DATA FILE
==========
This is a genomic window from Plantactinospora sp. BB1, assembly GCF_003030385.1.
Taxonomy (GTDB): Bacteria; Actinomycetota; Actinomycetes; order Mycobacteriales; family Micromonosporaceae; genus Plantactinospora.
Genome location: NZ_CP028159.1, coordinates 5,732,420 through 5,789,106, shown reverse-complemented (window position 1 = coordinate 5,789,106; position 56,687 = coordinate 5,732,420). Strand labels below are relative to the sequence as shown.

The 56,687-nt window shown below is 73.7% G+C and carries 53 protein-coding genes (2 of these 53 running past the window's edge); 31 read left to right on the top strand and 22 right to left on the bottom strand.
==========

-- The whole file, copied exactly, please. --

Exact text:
This is a genomic window from Plantactinospora sp. BB1, assembly GCF_003030385.1.
Taxonomy (GTDB): Bacteria; Actinomycetota; Actinomycetes; order Mycobacteriales; family Micromonosporaceae; genus Plantactinospora.
Genome location: NZ_CP028159.1, coordinates 5,732,420 through 5,789,106, shown reverse-complemented (window position 1 = coordinate 5,789,106; position 56,687 = coordinate 5,732,420). Strand labels below are relative to the sequence as shown.

The 56,687-nt window shown below is 73.7% G+C and carries 53 protein-coding genes (2 of these 53 running past the window's edge); 31 read left to right on the top strand and 22 right to left on the bottom strand.